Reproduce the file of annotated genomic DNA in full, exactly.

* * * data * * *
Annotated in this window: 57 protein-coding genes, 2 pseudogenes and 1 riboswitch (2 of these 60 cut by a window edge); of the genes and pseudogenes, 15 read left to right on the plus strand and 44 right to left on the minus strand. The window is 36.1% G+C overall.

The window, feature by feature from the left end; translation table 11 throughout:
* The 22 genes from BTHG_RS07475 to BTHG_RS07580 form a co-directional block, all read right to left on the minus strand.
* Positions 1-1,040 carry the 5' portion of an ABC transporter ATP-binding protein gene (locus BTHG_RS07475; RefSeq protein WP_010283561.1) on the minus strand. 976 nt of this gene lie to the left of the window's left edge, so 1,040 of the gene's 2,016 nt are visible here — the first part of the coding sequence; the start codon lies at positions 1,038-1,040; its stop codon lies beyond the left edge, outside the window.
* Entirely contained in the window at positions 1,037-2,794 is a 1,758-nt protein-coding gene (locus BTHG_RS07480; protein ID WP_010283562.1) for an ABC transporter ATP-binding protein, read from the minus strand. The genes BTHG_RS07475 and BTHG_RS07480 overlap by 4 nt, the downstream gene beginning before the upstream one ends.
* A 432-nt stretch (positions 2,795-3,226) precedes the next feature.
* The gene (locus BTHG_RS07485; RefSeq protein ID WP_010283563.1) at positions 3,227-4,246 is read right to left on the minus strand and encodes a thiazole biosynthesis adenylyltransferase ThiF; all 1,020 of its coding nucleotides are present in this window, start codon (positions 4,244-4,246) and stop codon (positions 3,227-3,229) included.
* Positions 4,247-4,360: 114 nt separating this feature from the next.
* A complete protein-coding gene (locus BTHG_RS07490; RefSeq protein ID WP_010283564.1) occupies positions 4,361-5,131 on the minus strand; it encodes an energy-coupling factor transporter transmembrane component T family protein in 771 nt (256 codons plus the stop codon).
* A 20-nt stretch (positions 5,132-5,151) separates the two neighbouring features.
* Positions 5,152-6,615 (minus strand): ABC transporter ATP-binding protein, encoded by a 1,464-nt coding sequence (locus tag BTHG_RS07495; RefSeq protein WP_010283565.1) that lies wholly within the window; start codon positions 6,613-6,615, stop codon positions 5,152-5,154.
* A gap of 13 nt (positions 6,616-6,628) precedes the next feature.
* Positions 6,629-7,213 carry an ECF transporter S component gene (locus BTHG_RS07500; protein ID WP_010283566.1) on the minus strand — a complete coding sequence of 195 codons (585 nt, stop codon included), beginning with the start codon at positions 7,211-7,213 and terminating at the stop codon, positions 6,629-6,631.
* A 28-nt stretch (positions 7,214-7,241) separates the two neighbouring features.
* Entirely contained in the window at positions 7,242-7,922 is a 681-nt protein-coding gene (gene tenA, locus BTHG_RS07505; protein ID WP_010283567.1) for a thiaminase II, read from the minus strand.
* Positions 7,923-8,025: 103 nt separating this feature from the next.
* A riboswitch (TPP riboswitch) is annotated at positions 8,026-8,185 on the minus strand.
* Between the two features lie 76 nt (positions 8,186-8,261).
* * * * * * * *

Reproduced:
Annotated in this window: 57 protein-coding genes, 2 pseudogenes and 1 riboswitch (2 of these 60 cut by a window edge); of the genes and pseudogenes, 15 read left to right on the plus strand and 44 right to left on the minus strand. The window is 36.1% G+C overall.

The window, feature by feature from the left end; translation table 11 throughout:
* The 22 genes from BTHG_RS07475 to BTHG_RS07580 form a co-directional block, all read right to left on the minus strand.
* Positions 1-1,040 carry the 5' portion of an ABC transporter ATP-binding protein gene (locus BTHG_RS07475; RefSeq protein WP_010283561.1) on the minus strand. 976 nt of this gene lie to the left of the window's left edge, so 1,040 of the gene's 2,016 nt are visible here — the first part of the coding sequence; the start codon lies at positions 1,038-1,040; its stop codon lies beyond the left edge, outside the window.
* Entirely contained in the window at positions 1,037-2,794 is a 1,758-nt protein-coding gene (locus BTHG_RS07480; protein ID WP_010283562.1) for an ABC transporter ATP-binding protein, read from the minus strand. The genes BTHG_RS07475 and BTHG_RS07480 overlap by 4 nt, the downstream gene beginning before the upstream one ends.
* A 432-nt stretch (positions 2,795-3,226) precedes the next feature.
* The gene (locus BTHG_RS07485; RefSeq protein ID WP_010283563.1) at positions 3,227-4,246 is read right to left on the minus strand and encodes a thiazole biosynthesis adenylyltransferase ThiF; all 1,020 of its coding nucleotides are present in this window, start codon (positions 4,244-4,246) and stop codon (positions 3,227-3,229) included.
* Positions 4,247-4,360: 114 nt separating this feature from the next.
* A complete protein-coding gene (locus BTHG_RS07490; RefSeq protein ID WP_010283564.1) occupies positions 4,361-5,131 on the minus strand; it encodes an energy-coupling factor transporter transmembrane component T family protein in 771 nt (256 codons plus the stop codon).
* A 20-nt stretch (positions 5,132-5,151) separates the two neighbouring features.
* Positions 5,152-6,615 (minus strand): ABC transporter ATP-binding protein, encoded by a 1,464-nt coding sequence (locus tag BTHG_RS07495; RefSeq protein WP_010283565.1) that lies wholly within the window; start codon positions 6,613-6,615, stop codon positions 5,152-5,154.
* A gap of 13 nt (positions 6,616-6,628) precedes the next feature.
* Positions 6,629-7,213 carry an ECF transporter S component gene (locus BTHG_RS07500; protein ID WP_010283566.1) on the minus strand — a complete coding sequence of 195 codons (585 nt, stop codon included), beginning with the start codon at positions 7,211-7,213 and terminating at the stop codon, positions 6,629-6,631.
* A 28-nt stretch (positions 7,214-7,241) separates the two neighbouring features.
* Entirely contained in the window at positions 7,242-7,922 is a 681-nt protein-coding gene (gene tenA, locus BTHG_RS07505; protein ID WP_010283567.1) for a thiaminase II, read from the minus strand.
* Positions 7,923-8,025: 103 nt separating this feature from the next.
* A riboswitch (TPP riboswitch) is annotated at positions 8,026-8,185 on the minus strand.
* Between the two features lie 76 nt (positions 8,186-8,261).